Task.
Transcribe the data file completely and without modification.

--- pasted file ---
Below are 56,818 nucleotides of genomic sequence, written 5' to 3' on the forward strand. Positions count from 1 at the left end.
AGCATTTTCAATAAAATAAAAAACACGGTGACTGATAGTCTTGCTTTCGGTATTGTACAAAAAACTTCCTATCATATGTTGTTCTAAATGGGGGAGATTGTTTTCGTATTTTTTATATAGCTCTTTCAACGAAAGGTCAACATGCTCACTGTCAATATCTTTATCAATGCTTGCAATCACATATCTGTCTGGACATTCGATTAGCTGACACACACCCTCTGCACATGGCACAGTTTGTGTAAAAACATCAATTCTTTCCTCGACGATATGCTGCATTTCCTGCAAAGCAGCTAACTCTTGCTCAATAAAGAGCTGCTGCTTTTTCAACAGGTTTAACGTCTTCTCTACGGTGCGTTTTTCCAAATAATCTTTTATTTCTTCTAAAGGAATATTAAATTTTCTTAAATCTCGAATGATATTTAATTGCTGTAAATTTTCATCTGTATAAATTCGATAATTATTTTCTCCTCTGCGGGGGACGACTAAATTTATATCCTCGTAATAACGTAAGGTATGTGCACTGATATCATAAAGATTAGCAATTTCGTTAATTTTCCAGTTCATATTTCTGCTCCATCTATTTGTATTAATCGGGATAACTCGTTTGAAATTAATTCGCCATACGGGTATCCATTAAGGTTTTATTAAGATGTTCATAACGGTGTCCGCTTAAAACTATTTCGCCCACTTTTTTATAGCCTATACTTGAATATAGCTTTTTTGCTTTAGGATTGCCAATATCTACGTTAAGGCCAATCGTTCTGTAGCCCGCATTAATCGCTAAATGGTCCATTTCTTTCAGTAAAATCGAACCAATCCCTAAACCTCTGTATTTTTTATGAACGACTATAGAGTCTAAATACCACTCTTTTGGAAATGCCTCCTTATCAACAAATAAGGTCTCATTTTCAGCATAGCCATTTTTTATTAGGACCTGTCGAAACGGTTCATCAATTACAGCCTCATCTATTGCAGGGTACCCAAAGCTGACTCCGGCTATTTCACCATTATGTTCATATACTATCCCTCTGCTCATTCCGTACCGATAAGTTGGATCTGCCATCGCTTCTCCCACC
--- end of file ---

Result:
Below are 56,818 nucleotides of genomic sequence, written 5' to 3' on the forward strand. Positions count from 1 at the left end.
AGCATTTTCAATAAAATAAAAAACACGGTGACTGATAGTCTTGCTTTCGGTATTGTACAAAAAACTTCCTATCATATGTTGTTCTAAATGGGGGAGATTGTTTTCGTATTTTTTATATAGCTCTTTCAACGAAAGGTCAACATGCTCACTGTCAATATCTTTATCAATGCTTGCAATCACATATCTGTCTGGACATTCGATTAGCTGACACACACCCTCTGCACATGGCACAGTTTGTGTAAAAACATCAATTCTTTCCTCGACGATATGCTGCATTTCCTGCAAAGCAGCTAACTCTTGCTCAATAAAGAGCTGCTGCTTTTTCAACAGGTTTAACGTCTTCTCTACGGTGCGTTTTTCCAAATAATCTTTTATTTCTTCTAAAGGAATATTAAATTTTCTTAAATCTCGAATGATATTTAATTGCTGTAAATTTTCATCTGTATAAATTCGATAATTATTTTCTCCTCTGCGGGGGACGACTAAATTTATATCCTCGTAATAACGTAAGGTATGTGCACTGATATCATAAAGATTAGCAATTTCGTTAATTTTCCAGTTCATATTTCTGCTCCATCTATTTGTATTAATCGGGATAACTCGTTTGAAATTAATTCGCCATACGGGTATCCATTAAGGTTTTATTAAGATGTTCATAACGGTGTCCGCTTAAAACTATTTCGCCCACTTTTTTATAGCCTATACTTGAATATAGCTTTTTTGCTTTAGGATTGCCAATATCTACGTTAAGGCCAATCGTTCTGTAGCCCGCATTAATCGCTAAATGGTCCATTTCTTTCAGTAAAATCGAACCAATCCCTAAACCTCTGTATTTTTTATGAACGACTATAGAGTCTAAATACCACTCTTTTGGAAATGCCTCCTTATCAACAAATAAGGTCTCATTTTCAGCATAGCCATTTTTTATTAGGACCTGTCGAAACGGTTCATCAATTACAGCCTCATCTATTGCAGGGTACCCAAAGCTGACTCCGGCTATTTCACCATTATGTTCATATACTATCCCTCTGCTCATTCCGTACCGATAAGTTGGATCTGCCATCGCTTCTCCCACC